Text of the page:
Most IoT products v Skilled hackers

I often used this picture, partly because it is of my cat Pumpkin, partly because it illustrates the reality of most companies that are looking to digitise their products. Their new shiny connected products are on the left protected by not a lot, whilst the skilled attackers sit ready to pounce. The mobile industry has been in a cat and mouse game (stay with me here) with hackers and crackers for around 20 years now. Broadly speaking, the mobile device is a hard target and there are some great engineers working in product security across the mobile industry. Take then the washing machine industry, just as an example. What experience does a company that produces washing machines have in device and internet security? Very little is the answer. Startups are encouraged to ship unfinished products and there is a continued prevailing attitude that companies can get away with doing and spending very little on security. It is no surprise that these products are easily broken and cause consumers significant security and privacy harm, further degrading consumer trust overall in connected products.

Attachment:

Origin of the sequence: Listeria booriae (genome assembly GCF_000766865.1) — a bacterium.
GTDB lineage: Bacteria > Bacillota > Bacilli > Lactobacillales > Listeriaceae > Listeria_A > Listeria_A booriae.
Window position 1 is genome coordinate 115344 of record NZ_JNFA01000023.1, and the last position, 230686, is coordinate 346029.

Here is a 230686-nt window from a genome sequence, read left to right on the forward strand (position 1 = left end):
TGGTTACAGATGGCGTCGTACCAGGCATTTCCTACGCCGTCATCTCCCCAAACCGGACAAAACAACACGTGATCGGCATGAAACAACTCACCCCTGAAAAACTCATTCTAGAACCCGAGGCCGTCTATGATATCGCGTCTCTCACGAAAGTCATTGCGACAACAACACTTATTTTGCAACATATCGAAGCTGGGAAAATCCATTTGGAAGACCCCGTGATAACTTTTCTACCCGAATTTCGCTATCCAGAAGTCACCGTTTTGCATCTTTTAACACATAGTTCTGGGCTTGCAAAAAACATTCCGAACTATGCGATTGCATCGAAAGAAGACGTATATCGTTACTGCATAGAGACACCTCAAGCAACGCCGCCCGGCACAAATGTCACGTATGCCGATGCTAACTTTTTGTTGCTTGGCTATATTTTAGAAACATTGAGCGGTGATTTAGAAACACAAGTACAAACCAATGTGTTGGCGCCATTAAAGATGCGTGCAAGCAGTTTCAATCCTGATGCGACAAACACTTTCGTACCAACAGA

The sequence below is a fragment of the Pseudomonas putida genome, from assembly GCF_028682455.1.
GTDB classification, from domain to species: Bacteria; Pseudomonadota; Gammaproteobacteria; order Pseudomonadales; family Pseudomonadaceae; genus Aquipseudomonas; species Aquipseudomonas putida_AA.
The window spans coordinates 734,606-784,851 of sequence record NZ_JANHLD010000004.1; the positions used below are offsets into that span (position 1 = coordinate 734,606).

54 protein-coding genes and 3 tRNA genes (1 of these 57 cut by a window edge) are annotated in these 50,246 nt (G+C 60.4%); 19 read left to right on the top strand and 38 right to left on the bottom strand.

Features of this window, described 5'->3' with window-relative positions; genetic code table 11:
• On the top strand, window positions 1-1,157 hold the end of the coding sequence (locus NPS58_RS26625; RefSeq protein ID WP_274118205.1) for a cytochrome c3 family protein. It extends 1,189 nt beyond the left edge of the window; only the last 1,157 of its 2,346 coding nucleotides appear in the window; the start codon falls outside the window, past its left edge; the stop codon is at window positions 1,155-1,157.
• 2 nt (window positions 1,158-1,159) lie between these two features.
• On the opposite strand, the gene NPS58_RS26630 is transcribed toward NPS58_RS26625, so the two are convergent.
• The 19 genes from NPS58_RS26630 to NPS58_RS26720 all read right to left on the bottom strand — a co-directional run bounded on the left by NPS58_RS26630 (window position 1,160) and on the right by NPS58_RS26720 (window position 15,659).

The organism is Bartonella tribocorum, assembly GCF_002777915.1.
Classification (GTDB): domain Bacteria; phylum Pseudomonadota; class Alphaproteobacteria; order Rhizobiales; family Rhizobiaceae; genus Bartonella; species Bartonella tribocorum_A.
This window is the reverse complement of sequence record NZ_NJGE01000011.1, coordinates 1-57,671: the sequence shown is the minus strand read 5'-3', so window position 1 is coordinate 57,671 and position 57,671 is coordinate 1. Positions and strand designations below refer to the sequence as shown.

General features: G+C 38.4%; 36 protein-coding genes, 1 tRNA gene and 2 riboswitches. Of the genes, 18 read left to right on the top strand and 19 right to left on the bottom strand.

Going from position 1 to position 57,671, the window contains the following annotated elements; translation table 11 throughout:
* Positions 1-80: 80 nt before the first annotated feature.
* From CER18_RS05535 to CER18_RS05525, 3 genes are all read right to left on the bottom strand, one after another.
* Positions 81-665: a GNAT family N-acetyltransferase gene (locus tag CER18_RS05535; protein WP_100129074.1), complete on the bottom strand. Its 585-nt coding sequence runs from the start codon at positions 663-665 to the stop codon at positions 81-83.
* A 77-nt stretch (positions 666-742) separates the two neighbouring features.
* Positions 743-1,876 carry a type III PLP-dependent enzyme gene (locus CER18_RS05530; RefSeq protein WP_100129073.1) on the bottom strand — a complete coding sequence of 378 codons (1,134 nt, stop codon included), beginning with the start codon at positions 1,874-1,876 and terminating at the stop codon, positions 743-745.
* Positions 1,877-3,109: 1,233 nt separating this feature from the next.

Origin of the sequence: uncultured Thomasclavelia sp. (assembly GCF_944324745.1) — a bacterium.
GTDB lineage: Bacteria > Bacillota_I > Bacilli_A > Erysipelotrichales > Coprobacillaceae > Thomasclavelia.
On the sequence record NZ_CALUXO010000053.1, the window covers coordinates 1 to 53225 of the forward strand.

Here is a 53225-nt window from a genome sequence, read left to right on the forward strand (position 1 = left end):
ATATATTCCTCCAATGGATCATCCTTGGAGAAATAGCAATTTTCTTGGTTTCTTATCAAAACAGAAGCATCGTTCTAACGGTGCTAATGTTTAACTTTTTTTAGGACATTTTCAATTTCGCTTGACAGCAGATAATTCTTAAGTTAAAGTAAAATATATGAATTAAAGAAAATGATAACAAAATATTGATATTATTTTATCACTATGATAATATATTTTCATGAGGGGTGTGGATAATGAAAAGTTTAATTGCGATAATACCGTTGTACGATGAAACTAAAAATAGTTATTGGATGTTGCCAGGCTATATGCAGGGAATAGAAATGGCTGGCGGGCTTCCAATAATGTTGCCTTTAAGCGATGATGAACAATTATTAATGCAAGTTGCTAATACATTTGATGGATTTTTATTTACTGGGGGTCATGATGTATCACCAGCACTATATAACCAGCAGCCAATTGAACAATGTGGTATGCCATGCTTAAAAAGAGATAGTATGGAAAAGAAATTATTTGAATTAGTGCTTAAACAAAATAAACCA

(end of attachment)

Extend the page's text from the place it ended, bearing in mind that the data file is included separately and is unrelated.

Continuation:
No more. Change is here.

Government Reports, IoT Security, Mirai and Regulation

I saw a misleading report yesterday from a security researcher who said that the UK’s Code of Practice on IoT security couldn’t have prevented something like Mirai. Luckily I had already written something that explains how Mirai would have been prevented:

I urge everyone interested to read the Secure by Design report plus the guidance notes within to see where things are going, especially the points about future consideration of regulation; and to understand that the Code of Practice is outcome based, in order to make it easily measurable by say a consumer group, not just engineering people like me. During the development of the report a huge number of people were consulted, including a lot of the security research community who provided invaluable advice and input.